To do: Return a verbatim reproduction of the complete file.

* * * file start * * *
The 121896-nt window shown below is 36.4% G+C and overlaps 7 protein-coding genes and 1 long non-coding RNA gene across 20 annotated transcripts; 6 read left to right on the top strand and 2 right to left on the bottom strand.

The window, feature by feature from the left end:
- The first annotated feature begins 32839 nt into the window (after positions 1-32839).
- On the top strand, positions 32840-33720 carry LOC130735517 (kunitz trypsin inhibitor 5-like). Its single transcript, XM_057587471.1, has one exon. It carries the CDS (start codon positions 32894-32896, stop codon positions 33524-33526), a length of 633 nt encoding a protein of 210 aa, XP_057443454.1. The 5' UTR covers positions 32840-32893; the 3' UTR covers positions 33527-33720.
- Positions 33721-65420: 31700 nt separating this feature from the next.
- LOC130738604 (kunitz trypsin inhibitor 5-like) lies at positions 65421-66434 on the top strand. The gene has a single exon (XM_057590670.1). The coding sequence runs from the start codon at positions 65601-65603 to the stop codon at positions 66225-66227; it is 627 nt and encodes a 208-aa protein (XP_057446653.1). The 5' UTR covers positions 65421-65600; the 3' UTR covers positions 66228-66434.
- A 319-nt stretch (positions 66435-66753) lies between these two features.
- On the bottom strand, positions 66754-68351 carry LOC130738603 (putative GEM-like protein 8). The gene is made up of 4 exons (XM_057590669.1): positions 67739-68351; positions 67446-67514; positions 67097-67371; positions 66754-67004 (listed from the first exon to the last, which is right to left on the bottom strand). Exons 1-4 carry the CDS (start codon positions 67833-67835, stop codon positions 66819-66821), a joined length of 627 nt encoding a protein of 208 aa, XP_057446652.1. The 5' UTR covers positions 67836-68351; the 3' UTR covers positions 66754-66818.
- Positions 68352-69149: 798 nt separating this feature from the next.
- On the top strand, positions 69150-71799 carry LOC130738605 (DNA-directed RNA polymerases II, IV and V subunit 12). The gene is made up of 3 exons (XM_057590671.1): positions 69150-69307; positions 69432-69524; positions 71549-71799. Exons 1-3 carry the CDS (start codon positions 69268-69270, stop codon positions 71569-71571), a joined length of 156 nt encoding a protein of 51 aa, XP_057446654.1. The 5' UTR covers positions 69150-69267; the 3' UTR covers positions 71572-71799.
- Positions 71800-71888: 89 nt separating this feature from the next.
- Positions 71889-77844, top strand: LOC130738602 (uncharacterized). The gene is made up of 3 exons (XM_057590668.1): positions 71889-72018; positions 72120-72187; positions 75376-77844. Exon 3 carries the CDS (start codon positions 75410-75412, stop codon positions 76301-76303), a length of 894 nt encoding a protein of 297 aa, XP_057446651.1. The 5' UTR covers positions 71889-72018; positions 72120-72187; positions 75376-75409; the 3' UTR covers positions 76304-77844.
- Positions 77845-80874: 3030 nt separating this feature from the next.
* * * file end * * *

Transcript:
The 121896-nt window shown below is 36.4% G+C and overlaps 7 protein-coding genes and 1 long non-coding RNA gene across 20 annotated transcripts; 6 read left to right on the top strand and 2 right to left on the bottom strand.

The window, feature by feature from the left end:
- The first annotated feature begins 32839 nt into the window (after positions 1-32839).
- On the top strand, positions 32840-33720 carry LOC130735517 (kunitz trypsin inhibitor 5-like). Its single transcript, XM_057587471.1, has one exon. It carries the CDS (start codon positions 32894-32896, stop codon positions 33524-33526), a length of 633 nt encoding a protein of 210 aa, XP_057443454.1. The 5' UTR covers positions 32840-32893; the 3' UTR covers positions 33527-33720.
- Positions 33721-65420: 31700 nt separating this feature from the next.
- LOC130738604 (kunitz trypsin inhibitor 5-like) lies at positions 65421-66434 on the top strand. The gene has a single exon (XM_057590670.1). The coding sequence runs from the start codon at positions 65601-65603 to the stop codon at positions 66225-66227; it is 627 nt and encodes a 208-aa protein (XP_057446653.1). The 5' UTR covers positions 65421-65600; the 3' UTR covers positions 66228-66434.
- A 319-nt stretch (positions 66435-66753) lies between these two features.
- On the bottom strand, positions 66754-68351 carry LOC130738603 (putative GEM-like protein 8). The gene is made up of 4 exons (XM_057590669.1): positions 67739-68351; positions 67446-67514; positions 67097-67371; positions 66754-67004 (listed from the first exon to the last, which is right to left on the bottom strand). Exons 1-4 carry the CDS (start codon positions 67833-67835, stop codon positions 66819-66821), a joined length of 627 nt encoding a protein of 208 aa, XP_057446652.1. The 5' UTR covers positions 67836-68351; the 3' UTR covers positions 66754-66818.
- Positions 68352-69149: 798 nt separating this feature from the next.
- On the top strand, positions 69150-71799 carry LOC130738605 (DNA-directed RNA polymerases II, IV and V subunit 12). The gene is made up of 3 exons (XM_057590671.1): positions 69150-69307; positions 69432-69524; positions 71549-71799. Exons 1-3 carry the CDS (start codon positions 69268-69270, stop codon positions 71569-71571), a joined length of 156 nt encoding a protein of 51 aa, XP_057446654.1. The 5' UTR covers positions 69150-69267; the 3' UTR covers positions 71572-71799.
- Positions 71800-71888: 89 nt separating this feature from the next.
- Positions 71889-77844, top strand: LOC130738602 (uncharacterized). The gene is made up of 3 exons (XM_057590668.1): positions 71889-72018; positions 72120-72187; positions 75376-77844. Exon 3 carries the CDS (start codon positions 75410-75412, stop codon positions 76301-76303), a length of 894 nt encoding a protein of 297 aa, XP_057446651.1. The 5' UTR covers positions 71889-72018; positions 72120-72187; positions 75376-75409; the 3' UTR covers positions 76304-77844.
- Positions 77845-80874: 3030 nt separating this feature from the next.